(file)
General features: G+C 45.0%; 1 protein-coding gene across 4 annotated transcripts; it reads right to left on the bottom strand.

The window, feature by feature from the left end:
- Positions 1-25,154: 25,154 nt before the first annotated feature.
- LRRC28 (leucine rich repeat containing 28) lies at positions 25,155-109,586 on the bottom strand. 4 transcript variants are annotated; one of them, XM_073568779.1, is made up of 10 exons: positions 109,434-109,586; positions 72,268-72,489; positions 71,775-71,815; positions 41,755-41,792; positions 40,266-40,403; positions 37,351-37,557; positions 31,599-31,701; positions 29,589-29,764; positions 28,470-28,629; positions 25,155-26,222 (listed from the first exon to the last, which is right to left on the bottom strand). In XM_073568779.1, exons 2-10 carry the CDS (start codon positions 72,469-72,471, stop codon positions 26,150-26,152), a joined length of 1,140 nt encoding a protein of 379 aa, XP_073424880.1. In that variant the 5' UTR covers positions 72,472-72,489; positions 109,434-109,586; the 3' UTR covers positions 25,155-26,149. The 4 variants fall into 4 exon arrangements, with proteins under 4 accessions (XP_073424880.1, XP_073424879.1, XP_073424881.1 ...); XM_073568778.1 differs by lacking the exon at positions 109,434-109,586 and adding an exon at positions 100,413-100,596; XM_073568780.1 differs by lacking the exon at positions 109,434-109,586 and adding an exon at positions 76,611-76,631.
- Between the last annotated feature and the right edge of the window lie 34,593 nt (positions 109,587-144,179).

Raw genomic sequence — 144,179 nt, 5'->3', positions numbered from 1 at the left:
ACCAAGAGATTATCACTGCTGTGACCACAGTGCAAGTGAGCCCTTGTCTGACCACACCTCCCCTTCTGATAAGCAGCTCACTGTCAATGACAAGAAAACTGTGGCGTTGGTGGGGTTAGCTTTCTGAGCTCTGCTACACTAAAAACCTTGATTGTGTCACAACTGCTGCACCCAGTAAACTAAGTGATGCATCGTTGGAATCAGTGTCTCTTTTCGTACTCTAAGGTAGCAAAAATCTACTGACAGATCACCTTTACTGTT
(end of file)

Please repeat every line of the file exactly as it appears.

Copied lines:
General features: G+C 45.0%; 1 protein-coding gene across 4 annotated transcripts; it reads right to left on the bottom strand.

The window, feature by feature from the left end:
- Positions 1-25,154: 25,154 nt before the first annotated feature.
- LRRC28 (leucine rich repeat containing 28) lies at positions 25,155-109,586 on the bottom strand. 4 transcript variants are annotated; one of them, XM_073568779.1, is made up of 10 exons: positions 109,434-109,586; positions 72,268-72,489; positions 71,775-71,815; positions 41,755-41,792; positions 40,266-40,403; positions 37,351-37,557; positions 31,599-31,701; positions 29,589-29,764; positions 28,470-28,629; positions 25,155-26,222 (listed from the first exon to the last, which is right to left on the bottom strand). In XM_073568779.1, exons 2-10 carry the CDS (start codon positions 72,469-72,471, stop codon positions 26,150-26,152), a joined length of 1,140 nt encoding a protein of 379 aa, XP_073424880.1. In that variant the 5' UTR covers positions 72,472-72,489; positions 109,434-109,586; the 3' UTR covers positions 25,155-26,149. The 4 variants fall into 4 exon arrangements, with proteins under 4 accessions (XP_073424880.1, XP_073424879.1, XP_073424881.1 ...); XM_073568778.1 differs by lacking the exon at positions 109,434-109,586 and adding an exon at positions 100,413-100,596; XM_073568780.1 differs by lacking the exon at positions 109,434-109,586 and adding an exon at positions 76,611-76,631.
- Between the last annotated feature and the right edge of the window lie 34,593 nt (positions 109,587-144,179).

Raw genomic sequence — 144,179 nt, 5'->3', positions numbered from 1 at the left:
ACCAAGAGATTATCACTGCTGTGACCACAGTGCAAGTGAGCCCTTGTCTGACCACACCTCCCCTTCTGATAAGCAGCTCACTGTCAATGACAAGAAAACTGTGGCGTTGGTGGGGTTAGCTTTCTGAGCTCTGCTACACTAAAAACCTTGATTGTGTCACAACTGCTGCACCCAGTAAACTAAGTGATGCATCGTTGGAATCAGTGTCTCTTTTCGTACTCTAAGGTAGCAAAAATCTACTGACAGATCACCTTTACTGTT